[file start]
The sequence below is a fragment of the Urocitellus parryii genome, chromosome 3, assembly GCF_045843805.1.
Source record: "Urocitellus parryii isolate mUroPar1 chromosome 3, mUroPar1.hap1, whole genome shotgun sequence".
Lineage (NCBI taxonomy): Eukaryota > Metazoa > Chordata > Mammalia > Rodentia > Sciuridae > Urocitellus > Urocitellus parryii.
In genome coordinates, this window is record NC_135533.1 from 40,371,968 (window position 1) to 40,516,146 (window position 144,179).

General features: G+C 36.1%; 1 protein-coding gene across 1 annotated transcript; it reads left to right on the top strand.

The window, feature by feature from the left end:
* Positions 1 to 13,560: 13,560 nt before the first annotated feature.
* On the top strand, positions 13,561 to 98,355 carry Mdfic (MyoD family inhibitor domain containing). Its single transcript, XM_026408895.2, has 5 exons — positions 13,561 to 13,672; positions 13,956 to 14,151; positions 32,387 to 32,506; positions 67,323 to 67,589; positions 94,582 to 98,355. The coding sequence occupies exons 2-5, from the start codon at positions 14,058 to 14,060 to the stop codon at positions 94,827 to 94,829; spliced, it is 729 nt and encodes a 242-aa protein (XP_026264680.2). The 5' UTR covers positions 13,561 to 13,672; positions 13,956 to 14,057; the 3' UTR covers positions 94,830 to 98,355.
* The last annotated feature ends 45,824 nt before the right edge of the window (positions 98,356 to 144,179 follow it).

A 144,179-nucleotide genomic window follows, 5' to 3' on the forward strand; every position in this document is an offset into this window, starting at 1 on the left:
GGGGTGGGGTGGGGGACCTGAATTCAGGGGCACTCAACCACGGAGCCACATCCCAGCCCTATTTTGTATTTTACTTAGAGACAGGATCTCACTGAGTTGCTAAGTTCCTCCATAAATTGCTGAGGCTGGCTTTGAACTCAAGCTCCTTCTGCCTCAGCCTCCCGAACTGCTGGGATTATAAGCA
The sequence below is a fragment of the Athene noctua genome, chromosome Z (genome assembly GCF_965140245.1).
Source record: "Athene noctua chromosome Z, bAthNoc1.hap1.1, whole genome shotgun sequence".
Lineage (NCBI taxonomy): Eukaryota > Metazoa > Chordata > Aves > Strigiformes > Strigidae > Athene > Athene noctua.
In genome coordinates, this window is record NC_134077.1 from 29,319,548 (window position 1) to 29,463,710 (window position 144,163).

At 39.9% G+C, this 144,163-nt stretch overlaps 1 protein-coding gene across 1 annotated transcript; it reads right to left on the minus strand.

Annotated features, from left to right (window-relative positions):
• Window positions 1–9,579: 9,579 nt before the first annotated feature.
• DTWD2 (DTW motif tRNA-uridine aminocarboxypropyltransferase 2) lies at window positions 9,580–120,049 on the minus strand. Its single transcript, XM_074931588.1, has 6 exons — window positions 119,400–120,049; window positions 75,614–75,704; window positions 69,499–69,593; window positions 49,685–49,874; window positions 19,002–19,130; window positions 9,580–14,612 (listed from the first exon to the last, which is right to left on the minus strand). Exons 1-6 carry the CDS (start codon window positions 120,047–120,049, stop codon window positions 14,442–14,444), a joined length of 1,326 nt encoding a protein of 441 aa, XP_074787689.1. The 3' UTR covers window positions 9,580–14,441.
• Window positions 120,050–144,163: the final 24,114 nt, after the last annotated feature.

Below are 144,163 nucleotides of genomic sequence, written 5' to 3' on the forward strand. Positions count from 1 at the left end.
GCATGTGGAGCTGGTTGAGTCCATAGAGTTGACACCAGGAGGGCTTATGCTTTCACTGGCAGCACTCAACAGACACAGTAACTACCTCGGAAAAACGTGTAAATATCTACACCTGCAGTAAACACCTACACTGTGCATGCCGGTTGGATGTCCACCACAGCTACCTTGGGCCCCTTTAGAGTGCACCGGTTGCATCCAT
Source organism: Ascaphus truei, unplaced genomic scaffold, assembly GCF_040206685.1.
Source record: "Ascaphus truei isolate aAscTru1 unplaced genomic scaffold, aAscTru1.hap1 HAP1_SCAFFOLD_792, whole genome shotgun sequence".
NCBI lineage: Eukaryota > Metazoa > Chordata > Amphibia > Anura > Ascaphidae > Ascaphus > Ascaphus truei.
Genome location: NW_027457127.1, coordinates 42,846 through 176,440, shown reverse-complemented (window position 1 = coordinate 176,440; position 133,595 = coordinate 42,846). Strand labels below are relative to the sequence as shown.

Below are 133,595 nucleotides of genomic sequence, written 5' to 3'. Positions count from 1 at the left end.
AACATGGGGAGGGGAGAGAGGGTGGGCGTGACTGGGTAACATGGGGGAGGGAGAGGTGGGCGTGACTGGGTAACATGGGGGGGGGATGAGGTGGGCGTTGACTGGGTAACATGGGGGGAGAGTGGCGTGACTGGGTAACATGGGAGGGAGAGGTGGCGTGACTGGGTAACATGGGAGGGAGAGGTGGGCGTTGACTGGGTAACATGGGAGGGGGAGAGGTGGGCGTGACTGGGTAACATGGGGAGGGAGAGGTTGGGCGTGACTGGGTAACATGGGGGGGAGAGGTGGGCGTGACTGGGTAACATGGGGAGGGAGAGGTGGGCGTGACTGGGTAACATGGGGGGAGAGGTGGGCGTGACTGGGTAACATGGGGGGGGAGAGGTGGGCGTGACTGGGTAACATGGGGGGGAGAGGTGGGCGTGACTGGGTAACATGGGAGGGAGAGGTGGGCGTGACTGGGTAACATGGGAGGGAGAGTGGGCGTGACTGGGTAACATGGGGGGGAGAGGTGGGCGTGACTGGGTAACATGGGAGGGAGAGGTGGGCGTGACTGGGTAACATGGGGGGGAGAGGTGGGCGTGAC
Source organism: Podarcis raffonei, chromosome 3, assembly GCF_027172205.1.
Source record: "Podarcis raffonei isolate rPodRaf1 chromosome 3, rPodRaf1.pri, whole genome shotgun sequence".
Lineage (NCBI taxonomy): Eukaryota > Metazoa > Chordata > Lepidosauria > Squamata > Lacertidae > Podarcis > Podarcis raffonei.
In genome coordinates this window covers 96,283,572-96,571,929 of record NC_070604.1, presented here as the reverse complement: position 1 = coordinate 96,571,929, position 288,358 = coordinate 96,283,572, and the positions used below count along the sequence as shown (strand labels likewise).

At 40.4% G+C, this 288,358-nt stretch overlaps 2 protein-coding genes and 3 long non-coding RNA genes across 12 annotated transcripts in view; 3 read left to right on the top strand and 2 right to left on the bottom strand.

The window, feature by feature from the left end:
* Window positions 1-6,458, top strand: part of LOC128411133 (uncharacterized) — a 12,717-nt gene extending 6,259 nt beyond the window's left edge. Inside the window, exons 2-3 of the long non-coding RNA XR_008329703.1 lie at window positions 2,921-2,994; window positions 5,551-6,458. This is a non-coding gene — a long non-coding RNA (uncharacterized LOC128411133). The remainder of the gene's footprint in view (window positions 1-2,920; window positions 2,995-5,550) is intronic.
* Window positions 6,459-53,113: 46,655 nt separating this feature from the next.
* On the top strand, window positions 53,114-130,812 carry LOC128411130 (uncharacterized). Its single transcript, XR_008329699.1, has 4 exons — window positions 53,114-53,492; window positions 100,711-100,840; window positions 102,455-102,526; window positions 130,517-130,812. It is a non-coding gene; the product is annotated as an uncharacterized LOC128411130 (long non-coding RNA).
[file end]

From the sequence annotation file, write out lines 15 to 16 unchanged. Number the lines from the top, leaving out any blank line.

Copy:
In genome coordinates, this window is record NC_134077.1 from 29,319,548 (window position 1) to 29,463,710 (window position 144,163).

At 39.9% G+C, this 144,163-nt stretch overlaps 1 protein-coding gene across 1 annotated transcript; it reads right to left on the minus strand.